Since 2008 more than 5,900 African rhinos have lost their lives to poachers and 1,175 were killed in South Africa alone in 2015. One way of combating poachers in the future could be the robot-rhino, a robot that is powered by a hydrogen fuel cell that can track the herd of rhinos from the inside.
ILLEGAL WILDLIFE TRADE SAID TO BE WORTH $19 BILLION WORLDWIDE
There are many environmental issues in the world brought on by global phenomena such as climate change that it is very easy to forget about other threats, such as man-made ones, that threaten animals.
One of these problems is the illegal trade in wildlife, which is said to be worth around $19 billion worldwide. One animal that is most at risk is the rhino, but the issue of protecting them is that you cannot watch over the herds of rhino around the clock. This may change in the future thanks to a mechanical engineer as they have come up with a new idea that sounds strange, robotic rhinos. The robots would be able to stay with the herds of rhino and track them and then send out an alert to patrols if there are poachers close-by.
RHINO HORN WORTH AROUND $100,000 PER KILOGRAM
One of the biggest reasons why the illegal rhino trade is so big is that the animals are killed for their horns. In 2013 the street price for rhino horn in Asia was $60,000 to $100,000 for each kilogram. Ground down rhino horn is said to be used for a wide range of conditions.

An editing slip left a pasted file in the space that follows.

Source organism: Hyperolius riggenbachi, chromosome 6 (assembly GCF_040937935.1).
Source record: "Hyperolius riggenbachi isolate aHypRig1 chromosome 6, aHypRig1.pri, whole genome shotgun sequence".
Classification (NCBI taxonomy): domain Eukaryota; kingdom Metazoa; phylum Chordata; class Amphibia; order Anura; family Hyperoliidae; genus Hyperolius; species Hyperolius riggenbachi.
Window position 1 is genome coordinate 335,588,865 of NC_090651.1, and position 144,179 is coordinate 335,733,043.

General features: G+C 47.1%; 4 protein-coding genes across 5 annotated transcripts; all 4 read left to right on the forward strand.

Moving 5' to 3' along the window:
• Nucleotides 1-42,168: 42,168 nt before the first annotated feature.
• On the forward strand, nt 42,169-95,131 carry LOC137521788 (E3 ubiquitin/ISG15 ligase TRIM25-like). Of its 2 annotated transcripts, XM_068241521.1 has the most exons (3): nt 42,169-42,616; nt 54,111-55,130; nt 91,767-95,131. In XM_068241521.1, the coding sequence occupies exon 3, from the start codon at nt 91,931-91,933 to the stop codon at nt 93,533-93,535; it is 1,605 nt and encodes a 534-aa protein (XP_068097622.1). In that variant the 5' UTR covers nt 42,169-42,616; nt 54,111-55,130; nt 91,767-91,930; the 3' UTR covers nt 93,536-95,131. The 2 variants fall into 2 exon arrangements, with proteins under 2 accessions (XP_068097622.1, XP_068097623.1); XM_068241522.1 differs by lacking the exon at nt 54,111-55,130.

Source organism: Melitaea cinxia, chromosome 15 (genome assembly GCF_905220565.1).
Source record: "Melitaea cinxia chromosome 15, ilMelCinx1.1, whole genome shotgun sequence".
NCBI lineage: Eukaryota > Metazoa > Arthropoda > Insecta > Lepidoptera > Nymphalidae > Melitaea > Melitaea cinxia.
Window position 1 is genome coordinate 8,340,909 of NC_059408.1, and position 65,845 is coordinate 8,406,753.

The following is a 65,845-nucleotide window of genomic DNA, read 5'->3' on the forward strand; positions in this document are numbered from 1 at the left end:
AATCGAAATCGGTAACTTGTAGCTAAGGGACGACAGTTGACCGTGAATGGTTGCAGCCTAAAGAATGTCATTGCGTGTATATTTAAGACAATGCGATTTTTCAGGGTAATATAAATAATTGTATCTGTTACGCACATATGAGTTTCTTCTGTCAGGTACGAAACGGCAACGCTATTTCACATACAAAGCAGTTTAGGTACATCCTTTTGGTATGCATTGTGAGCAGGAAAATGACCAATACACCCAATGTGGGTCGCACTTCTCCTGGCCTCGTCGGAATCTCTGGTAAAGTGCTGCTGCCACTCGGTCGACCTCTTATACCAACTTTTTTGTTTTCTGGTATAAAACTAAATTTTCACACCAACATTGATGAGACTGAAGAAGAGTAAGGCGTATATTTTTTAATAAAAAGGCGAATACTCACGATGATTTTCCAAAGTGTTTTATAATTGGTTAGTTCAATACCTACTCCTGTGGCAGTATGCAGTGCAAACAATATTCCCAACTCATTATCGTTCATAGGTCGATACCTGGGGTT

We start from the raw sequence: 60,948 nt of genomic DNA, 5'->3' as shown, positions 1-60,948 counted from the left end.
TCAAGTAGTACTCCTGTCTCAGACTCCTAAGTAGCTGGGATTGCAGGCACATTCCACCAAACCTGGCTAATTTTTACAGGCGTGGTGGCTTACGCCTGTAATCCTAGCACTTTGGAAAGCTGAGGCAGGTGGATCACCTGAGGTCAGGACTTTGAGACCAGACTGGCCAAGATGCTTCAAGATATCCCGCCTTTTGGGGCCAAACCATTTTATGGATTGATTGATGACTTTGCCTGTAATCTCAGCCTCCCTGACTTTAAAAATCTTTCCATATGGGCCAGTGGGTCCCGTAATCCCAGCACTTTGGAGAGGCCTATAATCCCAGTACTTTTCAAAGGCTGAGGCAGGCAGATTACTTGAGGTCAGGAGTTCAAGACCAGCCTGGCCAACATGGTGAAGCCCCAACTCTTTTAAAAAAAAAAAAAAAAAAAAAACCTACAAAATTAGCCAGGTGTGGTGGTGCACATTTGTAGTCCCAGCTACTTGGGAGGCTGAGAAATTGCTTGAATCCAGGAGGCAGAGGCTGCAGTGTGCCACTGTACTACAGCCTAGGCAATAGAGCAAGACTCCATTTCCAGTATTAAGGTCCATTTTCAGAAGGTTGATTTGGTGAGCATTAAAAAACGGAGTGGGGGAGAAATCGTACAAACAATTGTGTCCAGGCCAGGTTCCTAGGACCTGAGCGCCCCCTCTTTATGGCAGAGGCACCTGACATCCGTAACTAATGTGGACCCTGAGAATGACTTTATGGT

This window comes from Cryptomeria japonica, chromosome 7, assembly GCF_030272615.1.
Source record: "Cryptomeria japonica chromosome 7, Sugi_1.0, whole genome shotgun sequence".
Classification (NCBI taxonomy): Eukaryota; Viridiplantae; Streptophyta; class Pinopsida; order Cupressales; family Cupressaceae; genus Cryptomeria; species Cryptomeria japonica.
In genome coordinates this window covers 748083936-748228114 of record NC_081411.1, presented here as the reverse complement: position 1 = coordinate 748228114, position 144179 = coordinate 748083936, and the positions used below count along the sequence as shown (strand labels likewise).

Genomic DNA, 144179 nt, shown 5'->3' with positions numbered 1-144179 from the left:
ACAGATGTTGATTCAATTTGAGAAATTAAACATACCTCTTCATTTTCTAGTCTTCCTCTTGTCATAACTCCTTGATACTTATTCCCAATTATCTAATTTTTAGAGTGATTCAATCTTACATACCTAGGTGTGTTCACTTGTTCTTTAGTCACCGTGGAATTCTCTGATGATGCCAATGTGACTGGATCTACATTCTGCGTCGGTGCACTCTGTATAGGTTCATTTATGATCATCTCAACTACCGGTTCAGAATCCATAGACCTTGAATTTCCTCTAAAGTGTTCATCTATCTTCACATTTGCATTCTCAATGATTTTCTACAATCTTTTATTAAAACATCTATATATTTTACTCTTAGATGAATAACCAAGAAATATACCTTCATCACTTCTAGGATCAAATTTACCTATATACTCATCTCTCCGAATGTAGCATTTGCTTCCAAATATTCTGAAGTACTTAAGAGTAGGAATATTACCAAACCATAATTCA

To be able to fight this, a robotic rhino was devised with the name of Rakamera. This is a robot rhino that would be able to mimic real life rhinos so much so that the herd would accept it into their fold and it could monitor them and watch over them, giving out an alert if poachers were near.
The designers of the robotic rhino said that they would be powered by hydrogen fuel cells and they would have internal hydraulics along with servomotors to enable them to move. The robots would be fitted with cameras and infrared sensors that allowed them to track the herd’s movements along with any human activity.
OTHER HIGH-TECH SOLUTIONS IN PLACE OR BEING CONSIDERED
While devising and manufacturing robotic rhinos might sound a solution that is far out to combat poaching there are other high tech solutions being considered. One company came up with the idea of 3D printed synthetic horns; however, this idea did not go down too well with conservation groups.
Anti-poaching groups do take the more conventional route and use infrared cameras, spatial monitoring tools, UAVs and other technology devices to try to catch the poachers. These generally track human beings who are getting close to the regions that are protected.
The solution to poaching is going to come by way of destroying the demand for rhino horn. There are myths of curative properties of the rhino horn and these are going to have to be dispelled and people taught that wildlife conservation is a valuable lesson. Until this happens it does look like technology is going to stand guard over the animals.